The October federal budget unveiled $17.8 billion of tax cuts would be brought forward in a bid to encourage spending in the economy and help household budgets. This provides tax reductions worth up to $2745 for singles, in part by increasing the top earning thresholds of the 19 per cent and 32.5 per cent tax brackets. These cuts are expected to kick in on Monday.
However, the federal government did not bring forward a third stage of cuts, due in 2024, which bring the majority of taxpayers under the 30 per cent marginal tax rate. This means someone earning $180,000 a year pays the same marginal tax rate as someone paid $60,000.
Mr Bandt takes umbrage with this part of the scheme in particular, saying it was “frankly disgusting” and “economic inequality on steroids” in a copy of the speech seen by this masthead.
“These tax cuts don’t just strip money away from public schools and hospitals, they make inequality worse,” he will say, adding the funds should instead be spent on public schools, hospitals and investment. “With a million people unemployed and many more struggling to find secure work, it is now just the Greens who are left fighting in Parliament to put the millions ahead of the millionaires.”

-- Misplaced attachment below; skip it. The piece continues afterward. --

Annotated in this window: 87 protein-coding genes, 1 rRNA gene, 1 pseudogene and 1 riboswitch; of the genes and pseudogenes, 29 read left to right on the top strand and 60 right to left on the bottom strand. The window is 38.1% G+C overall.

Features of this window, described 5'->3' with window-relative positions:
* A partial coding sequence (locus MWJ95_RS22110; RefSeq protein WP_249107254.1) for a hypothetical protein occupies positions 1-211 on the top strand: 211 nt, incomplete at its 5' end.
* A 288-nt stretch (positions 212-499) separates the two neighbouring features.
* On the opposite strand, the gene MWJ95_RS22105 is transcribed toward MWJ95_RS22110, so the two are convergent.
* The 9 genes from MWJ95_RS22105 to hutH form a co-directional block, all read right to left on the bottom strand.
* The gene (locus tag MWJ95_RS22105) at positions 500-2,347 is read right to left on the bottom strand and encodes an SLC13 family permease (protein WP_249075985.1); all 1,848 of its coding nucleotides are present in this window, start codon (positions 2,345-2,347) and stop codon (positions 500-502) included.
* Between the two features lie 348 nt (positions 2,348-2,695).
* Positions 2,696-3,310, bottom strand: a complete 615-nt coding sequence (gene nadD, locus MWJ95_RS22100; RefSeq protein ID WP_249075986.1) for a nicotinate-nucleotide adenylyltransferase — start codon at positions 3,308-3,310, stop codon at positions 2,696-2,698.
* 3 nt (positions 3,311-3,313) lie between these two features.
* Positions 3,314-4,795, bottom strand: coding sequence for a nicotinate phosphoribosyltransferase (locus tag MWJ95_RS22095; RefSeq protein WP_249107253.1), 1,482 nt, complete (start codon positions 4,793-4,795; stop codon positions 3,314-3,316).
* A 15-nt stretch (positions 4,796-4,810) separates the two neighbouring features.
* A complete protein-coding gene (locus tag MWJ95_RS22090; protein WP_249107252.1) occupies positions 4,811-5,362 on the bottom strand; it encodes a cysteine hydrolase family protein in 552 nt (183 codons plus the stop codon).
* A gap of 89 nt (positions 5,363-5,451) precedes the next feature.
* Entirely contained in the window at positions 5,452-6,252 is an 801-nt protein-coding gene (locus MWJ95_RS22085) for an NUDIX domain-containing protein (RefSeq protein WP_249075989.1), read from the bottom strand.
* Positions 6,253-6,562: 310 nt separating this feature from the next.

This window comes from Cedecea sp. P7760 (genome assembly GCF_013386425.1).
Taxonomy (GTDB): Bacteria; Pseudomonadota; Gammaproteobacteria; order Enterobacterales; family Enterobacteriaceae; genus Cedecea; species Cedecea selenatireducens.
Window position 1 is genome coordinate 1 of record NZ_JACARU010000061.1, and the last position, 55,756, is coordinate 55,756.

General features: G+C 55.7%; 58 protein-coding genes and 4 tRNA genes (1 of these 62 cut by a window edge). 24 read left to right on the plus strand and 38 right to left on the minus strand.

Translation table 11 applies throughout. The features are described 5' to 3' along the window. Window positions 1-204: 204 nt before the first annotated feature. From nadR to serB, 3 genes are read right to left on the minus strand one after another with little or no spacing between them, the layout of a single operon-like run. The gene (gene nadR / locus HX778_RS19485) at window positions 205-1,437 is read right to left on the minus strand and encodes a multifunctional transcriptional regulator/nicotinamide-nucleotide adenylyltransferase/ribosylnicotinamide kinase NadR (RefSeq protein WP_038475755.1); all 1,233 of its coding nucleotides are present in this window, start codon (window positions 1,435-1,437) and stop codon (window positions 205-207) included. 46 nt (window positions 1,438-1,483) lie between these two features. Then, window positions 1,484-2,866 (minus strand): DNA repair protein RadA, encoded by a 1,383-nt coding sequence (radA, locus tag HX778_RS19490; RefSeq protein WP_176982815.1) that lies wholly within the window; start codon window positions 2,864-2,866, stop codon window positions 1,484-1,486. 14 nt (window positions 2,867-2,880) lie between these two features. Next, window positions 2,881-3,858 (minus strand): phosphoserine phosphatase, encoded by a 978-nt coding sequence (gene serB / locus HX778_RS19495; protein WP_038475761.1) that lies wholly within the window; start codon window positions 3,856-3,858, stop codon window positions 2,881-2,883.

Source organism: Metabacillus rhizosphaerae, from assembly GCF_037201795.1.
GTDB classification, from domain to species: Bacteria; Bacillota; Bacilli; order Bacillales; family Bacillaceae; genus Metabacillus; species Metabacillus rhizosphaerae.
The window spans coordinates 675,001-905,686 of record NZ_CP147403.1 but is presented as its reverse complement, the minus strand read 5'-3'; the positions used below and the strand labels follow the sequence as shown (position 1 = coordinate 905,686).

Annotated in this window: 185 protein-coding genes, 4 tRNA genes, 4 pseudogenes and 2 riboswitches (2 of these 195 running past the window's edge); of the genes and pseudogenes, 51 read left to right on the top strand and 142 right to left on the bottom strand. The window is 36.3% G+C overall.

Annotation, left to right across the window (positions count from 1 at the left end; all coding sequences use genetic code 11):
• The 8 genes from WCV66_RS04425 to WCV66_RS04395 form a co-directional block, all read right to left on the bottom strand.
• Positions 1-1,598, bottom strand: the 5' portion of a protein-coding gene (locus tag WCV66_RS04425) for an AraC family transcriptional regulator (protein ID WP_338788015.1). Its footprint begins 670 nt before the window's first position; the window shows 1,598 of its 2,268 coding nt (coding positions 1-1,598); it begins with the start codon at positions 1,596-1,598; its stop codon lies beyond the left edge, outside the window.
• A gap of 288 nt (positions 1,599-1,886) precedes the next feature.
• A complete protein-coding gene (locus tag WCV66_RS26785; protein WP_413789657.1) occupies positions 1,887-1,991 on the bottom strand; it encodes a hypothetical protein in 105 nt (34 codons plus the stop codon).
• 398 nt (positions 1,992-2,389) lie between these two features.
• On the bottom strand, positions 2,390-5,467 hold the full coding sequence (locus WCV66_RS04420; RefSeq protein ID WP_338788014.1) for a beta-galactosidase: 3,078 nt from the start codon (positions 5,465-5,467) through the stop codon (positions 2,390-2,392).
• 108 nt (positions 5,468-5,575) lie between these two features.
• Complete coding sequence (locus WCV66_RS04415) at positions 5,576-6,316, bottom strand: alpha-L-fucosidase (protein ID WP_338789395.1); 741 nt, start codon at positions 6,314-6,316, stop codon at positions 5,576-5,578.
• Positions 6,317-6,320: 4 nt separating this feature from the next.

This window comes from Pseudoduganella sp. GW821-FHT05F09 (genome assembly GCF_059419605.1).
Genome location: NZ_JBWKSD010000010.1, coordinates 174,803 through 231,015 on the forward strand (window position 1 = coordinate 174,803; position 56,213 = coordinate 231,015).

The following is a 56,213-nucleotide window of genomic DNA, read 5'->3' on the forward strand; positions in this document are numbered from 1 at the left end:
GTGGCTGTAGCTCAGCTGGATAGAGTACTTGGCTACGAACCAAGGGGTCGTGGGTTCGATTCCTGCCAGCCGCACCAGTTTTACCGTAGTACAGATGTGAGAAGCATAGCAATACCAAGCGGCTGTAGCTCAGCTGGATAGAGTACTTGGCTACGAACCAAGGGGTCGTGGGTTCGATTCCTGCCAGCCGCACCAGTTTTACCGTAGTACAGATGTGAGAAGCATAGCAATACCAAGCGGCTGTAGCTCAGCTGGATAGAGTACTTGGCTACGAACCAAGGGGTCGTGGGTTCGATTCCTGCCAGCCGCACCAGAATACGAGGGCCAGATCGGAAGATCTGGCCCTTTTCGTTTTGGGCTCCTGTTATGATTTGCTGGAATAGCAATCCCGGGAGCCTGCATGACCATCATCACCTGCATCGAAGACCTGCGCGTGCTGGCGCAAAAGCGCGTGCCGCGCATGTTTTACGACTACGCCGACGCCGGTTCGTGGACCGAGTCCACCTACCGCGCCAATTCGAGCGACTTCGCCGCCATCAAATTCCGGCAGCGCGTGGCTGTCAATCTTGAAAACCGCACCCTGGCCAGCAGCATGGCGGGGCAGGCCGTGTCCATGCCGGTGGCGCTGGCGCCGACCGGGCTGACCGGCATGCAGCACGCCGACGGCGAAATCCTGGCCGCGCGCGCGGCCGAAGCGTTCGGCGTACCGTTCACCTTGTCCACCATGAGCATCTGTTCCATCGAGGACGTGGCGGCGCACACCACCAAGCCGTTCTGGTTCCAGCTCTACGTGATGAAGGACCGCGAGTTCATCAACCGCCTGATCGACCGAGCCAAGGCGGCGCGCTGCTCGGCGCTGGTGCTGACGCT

The stage three tax cuts kick in by 2024, after the next election, and the Greens plan to fight to stop these cuts from coming into effect. This would include pushing Labor, which backed the cuts revealed in the budget, to align with the Greens against stage three.
The federal government’s budget documents say that in 2020-21, the majority of benefits go to those earning under $90,000.
The Grattan Institute says the next stage of the cuts will leave the tax system less progressive, and left-leaning think tank The Australia Institute has also argued the majority of benefits flow to the wealthiest Australians. Bankwest Curtin Economics Centre figures show almost all workers will benefit this year but the end of the low and middle-income tax offset for the 2021-22 financial year means low and middle-income earners may be worse off in future.
But Deloitte’s Chris Richardson is among those hitting back at suggestions this round of cuts are unfair, with previous research showing when the cuts kick in, the top 10 per cent of earners still contribute 45 per cent of total income tax collected. This is on par with current collections and aligns with Treasury modelling showing a relatively similar share of tax overall will be collected from the wealthy with the cuts as they would without them.